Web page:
Thursday, September 30 will mark the first National Day for Truth and Reconciliation. As the impacts of colonialism continue to this day, the Ontario Federation of Labour urges settlers and those that who are not part of First Nations, Métis, and Inuit communities, to make a plan for September 30 to learn, unlearn, and reflect.
This year has been particularly difficult for First Nations, Métis, and Inuit families and communities, as the remains of thousands of children continue to be uncovered on the grounds of residential schools. These confirmations have had a profound impact on survivors and the families and communities that continue to experience the intergenerational trauma caused by these institutions.
For settlers, and those who are not part of First Nations, Métis, and Inuit communities, these confirmations must continue to serve as an ongoing call to examine how genocide continues to this day in Canada and take action to address this reality. The number of unmarked graves has climbed to over 1300 since the remains of 215 children were uncovered at Kamloops Indian Residential School in May. As this number grows, it must remain an issue in the national spotlight and leaders must be held accountable for the atrocities that were swept under the rug for far too long.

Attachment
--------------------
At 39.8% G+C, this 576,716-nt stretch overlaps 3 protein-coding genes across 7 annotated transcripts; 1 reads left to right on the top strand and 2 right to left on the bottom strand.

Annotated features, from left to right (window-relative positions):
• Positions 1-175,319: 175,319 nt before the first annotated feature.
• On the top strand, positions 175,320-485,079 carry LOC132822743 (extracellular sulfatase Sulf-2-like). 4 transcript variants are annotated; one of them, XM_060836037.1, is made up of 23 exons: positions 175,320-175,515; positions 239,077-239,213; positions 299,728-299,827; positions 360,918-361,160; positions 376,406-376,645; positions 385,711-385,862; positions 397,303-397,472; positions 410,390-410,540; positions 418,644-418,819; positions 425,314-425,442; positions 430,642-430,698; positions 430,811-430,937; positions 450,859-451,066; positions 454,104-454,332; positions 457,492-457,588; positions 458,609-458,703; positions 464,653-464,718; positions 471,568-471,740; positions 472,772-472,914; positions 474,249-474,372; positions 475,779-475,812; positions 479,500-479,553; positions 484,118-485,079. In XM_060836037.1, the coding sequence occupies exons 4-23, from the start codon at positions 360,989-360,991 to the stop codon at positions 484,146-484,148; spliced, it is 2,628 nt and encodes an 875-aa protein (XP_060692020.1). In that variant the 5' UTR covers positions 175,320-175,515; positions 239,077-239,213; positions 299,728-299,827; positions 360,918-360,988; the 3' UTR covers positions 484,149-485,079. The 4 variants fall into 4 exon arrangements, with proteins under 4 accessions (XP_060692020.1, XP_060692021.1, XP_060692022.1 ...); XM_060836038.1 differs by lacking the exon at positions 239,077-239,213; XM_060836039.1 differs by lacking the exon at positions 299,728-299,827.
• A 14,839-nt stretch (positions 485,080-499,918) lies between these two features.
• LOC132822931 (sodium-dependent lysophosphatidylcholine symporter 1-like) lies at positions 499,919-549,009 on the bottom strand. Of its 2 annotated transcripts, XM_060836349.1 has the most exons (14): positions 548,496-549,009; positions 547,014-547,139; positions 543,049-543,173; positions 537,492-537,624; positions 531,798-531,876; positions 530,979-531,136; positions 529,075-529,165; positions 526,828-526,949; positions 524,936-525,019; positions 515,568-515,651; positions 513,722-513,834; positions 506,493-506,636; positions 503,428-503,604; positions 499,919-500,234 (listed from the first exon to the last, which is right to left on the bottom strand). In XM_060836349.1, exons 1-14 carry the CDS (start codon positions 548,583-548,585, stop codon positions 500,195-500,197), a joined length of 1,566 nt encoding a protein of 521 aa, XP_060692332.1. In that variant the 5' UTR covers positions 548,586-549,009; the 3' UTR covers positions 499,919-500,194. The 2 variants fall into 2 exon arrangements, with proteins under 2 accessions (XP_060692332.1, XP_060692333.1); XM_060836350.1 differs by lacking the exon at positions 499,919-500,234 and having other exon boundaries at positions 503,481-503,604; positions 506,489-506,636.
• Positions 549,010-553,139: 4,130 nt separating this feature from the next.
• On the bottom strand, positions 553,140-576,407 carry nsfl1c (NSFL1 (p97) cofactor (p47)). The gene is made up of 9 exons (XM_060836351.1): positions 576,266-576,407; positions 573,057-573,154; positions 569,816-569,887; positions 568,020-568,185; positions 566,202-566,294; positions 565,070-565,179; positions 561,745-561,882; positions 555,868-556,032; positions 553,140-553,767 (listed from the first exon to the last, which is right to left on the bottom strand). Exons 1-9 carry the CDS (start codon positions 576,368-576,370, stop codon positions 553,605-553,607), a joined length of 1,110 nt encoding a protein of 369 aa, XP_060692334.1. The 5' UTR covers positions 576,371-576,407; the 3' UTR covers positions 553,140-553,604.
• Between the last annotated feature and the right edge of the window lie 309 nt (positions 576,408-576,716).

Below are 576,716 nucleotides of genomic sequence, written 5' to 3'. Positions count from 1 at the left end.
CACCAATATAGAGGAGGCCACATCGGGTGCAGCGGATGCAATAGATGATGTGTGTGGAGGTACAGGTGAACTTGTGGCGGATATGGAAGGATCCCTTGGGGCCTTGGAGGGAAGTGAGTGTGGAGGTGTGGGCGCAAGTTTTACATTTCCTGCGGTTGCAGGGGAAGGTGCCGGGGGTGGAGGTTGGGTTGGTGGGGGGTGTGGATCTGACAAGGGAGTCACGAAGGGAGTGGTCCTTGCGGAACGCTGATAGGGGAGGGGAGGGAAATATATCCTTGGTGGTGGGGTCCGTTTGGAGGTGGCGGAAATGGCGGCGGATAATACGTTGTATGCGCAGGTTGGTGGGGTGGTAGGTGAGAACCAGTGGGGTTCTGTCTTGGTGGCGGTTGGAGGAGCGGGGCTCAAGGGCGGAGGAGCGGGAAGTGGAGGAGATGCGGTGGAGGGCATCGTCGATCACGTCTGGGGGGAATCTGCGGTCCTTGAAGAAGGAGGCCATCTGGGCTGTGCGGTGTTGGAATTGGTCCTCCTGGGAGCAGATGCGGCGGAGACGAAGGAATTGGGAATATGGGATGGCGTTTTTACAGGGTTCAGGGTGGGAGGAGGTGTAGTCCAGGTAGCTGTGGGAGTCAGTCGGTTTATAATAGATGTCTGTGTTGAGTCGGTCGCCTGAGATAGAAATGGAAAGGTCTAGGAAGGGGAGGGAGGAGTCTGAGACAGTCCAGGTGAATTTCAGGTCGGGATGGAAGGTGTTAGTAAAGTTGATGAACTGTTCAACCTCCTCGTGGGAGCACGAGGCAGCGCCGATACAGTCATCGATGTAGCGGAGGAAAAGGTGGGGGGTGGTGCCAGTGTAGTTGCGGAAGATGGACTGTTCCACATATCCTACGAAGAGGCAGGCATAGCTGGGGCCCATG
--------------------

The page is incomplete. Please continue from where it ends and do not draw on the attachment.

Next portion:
In preparation for September 30, it is also important to remember that residential schools are only one part of ongoing colonialism. There is an epidemic of Missing and Murdered Indigenous Women, Girls, and Two-Spirit people. Dozens of First Nations communities lack clean drinking water. There is a disproportionate number of Indigenous children in foster care. Six years after the completion of the Truth and Reconciliation Commission none of the 94 Calls to Action have been completed. Two years after the National Inquiry into Missing and Murdered Indigenous Women and Girls real action still needs to be taken to address the 231 Calls for Justice.
As a colonial nation, Canada has a long way to go to address the legal, systemic, and normalized racism rooted in the fabric of this country. The first National Day for Truth and Reconciliation should serve as a time for reflection and acknowledgement of this history and its present-day implications.
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